FBI Director James Comey's testimony before Congress on Monday is making headlines on two main fronts: First, he publicly contradicted a series of tweets from President Trump in which Trump alleged that then-President Obama had wiretapped him during the campaign. "I have no confirmation that supports those tweets, and we have looked carefully inside the FBI," Comey said, per the AP. The same was true, he added, of the Justice Department. Second, he confirmed that the bureau is investigating possible links and coordination between Russia and associates of Trump as part of a broader probe of Russian meddling in the election. It's the first public confirmation of an investigation that began last summer, and it came in Comey's opening statement before the House intelligence committee.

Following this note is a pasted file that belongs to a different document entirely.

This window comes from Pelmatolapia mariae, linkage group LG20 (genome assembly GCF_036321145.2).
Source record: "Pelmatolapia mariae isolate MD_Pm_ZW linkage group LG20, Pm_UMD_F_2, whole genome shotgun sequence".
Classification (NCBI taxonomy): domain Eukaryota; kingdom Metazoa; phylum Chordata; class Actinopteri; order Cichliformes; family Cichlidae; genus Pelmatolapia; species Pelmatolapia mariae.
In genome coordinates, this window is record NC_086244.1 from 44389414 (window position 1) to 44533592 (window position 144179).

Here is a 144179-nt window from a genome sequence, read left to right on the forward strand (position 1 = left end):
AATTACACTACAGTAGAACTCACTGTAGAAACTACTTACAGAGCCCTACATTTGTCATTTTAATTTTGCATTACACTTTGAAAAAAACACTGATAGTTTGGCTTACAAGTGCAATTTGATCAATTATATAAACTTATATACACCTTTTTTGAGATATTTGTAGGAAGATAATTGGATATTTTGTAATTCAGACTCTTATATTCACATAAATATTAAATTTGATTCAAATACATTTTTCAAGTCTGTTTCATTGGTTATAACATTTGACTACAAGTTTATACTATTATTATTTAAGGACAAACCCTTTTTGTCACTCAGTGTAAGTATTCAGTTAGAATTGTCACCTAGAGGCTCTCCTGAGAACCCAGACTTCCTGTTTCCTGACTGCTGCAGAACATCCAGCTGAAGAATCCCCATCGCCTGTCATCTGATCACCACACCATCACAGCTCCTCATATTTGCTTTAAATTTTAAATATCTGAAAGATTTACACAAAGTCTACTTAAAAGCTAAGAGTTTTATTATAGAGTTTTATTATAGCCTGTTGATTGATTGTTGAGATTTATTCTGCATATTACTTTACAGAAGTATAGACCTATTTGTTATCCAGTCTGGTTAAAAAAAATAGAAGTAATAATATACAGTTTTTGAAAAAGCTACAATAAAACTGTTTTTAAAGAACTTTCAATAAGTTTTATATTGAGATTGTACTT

Comey acknowledged that the FBI does not ordinarily discuss ongoing investigations, but said he'd been authorized to do so given the extreme public interest in this case. "This work is very complex, and there is no way for me to give you a timetable for when it will be done," Comey told the House panel. The hearing, providing the most extensive public accounting of a matter that has dogged the Trump administration for its first two months, quickly broke along partisan lines. Democrats pressed for details on the status of the FBI's investigation, while Republicans repeatedly focused on news coverage and possible improper disclosures of classified information developed through surveillance. The Senate Intelligence Committee has scheduled a similar hearing for later in the month.